April 10, 2020
3 Ways to Use Google Trends to Shed Light on SEM Performance
Do you have a strong performing remarketing list you wish you could expand and continue to drive performance gains with? If you’re worried your remarketing revenue and ROI are slowing down, it’s time to try Similar Audiences for Search to get in front of new users who have comparable qualities to your current remarketing audiences.
Users who make purchases or fill out lead forms on your website typically have similar characteristics. Using data on these users’ online browsing activity, interests, or even demographics like age or income, Google AdWords is able to create audience lists known as Similar Audiences.
Similar Audiences are automatically created after you’ve created an AdWords remarketing list. This process can take three to five days, but after your similar audience is created, you can overlay these on your search campaigns to heighten targeting and hit your marketing goals. For example, you can target new customers by creating a remarketing list of past purchasers and creating a Similar Audience from your customer data.
There are some restrictions on which Similar Audiences you can use for search campaigns, however. For instance, you can’t use Similar Audiences from customer match or Google Analytics audiences on search. You can, however, incorporate Similar Audiences from an Analytics audience on Display and use a Customer Match similar audience for YouTube targeting.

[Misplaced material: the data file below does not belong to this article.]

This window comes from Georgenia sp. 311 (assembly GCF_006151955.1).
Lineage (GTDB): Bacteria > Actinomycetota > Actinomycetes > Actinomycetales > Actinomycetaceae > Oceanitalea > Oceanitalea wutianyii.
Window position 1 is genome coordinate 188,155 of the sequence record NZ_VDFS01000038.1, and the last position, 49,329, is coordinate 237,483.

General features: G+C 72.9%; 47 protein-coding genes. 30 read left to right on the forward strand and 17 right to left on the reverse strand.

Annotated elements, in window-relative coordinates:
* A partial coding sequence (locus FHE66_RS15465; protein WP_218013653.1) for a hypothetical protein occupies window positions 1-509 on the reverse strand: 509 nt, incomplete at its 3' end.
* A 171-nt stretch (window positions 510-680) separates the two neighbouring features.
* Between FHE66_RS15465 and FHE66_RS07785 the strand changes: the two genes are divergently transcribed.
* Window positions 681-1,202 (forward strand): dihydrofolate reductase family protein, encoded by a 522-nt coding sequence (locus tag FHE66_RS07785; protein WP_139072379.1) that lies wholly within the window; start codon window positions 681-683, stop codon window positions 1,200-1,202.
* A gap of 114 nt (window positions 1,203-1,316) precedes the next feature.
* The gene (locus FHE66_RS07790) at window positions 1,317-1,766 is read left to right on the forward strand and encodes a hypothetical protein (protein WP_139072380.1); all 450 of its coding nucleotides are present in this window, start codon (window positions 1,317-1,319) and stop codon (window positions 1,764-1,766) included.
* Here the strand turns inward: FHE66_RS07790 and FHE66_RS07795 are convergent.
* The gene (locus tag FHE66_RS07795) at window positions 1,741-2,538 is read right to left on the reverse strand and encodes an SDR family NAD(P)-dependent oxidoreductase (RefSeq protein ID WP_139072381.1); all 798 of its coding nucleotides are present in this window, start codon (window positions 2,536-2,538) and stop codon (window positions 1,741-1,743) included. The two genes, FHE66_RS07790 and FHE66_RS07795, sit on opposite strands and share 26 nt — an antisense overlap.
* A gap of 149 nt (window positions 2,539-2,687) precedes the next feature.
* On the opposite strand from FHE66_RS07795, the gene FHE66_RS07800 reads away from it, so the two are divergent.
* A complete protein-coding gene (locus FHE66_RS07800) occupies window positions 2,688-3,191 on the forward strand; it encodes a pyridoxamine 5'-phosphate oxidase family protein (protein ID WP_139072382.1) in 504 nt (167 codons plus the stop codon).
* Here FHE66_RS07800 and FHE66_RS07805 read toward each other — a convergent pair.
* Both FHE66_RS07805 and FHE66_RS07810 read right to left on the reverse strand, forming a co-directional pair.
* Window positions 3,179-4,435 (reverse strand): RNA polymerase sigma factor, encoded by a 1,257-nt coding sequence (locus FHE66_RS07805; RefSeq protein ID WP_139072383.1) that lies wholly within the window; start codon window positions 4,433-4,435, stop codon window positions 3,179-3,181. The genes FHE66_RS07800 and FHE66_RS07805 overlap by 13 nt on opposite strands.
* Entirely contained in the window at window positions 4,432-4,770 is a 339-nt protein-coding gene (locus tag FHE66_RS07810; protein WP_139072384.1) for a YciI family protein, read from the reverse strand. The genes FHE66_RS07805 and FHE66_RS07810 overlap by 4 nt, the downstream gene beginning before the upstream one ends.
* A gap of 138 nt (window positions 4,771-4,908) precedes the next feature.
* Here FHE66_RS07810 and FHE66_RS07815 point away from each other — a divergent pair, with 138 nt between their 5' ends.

No matter what, by incorporating Similar Audiences for search, you will be targeting new users who express lookalike qualities of your remarketing list and are thus more likely to convert. Plus, if you use these in conjunction with Google’s automated bidding strategies, like eCPC, Google will automatically take these audience lists into consideration and increase bids on users most likely to convert. By having similar audiences overlaid on search campaigns with the addition of a bidding strategy, you will be more likely to get in front of valuable prospects within that similar audience.
In order to test the effects of this feature, we decided to evaluate RLSA audiences against Similar Audiences for performance insights. Similar Audiences will also exclude users within your set remarketing lists, so this allowed us to test the two audiences side-by-side. Results varied between advertisers, but we saw strong results from using Similar Audiences overall.
In the first example below, we saw Similar Audiences generate half as much revenue as our RLSA audiences with only one-third of spend, at a 55% higher ROI.
Even though we would expect RLSAs to be our most efficient audience and have the highest ROI, in this case Similar Audiences outperformed RLSAs and made up a healthy portion of our overall targeted audience revenue.
In another account running Similar Audiences and RLSAs, we saw similar results; however, in this scenario, ROI for RLSAs performed as expected and outperformed Similar Audiences ROI by 11%.
In each scenario, adding Similar Audiences drove valuable incremental traffic, and in both instances, ROIs were comparable to those of our regular remarketing audiences.
Overall, adding Similar Audiences to your campaigns will help your paid search performance. Without at least adding them to your campaigns as an overlay, you will be missing out on valuable audience insights and data points to base future adjustments on.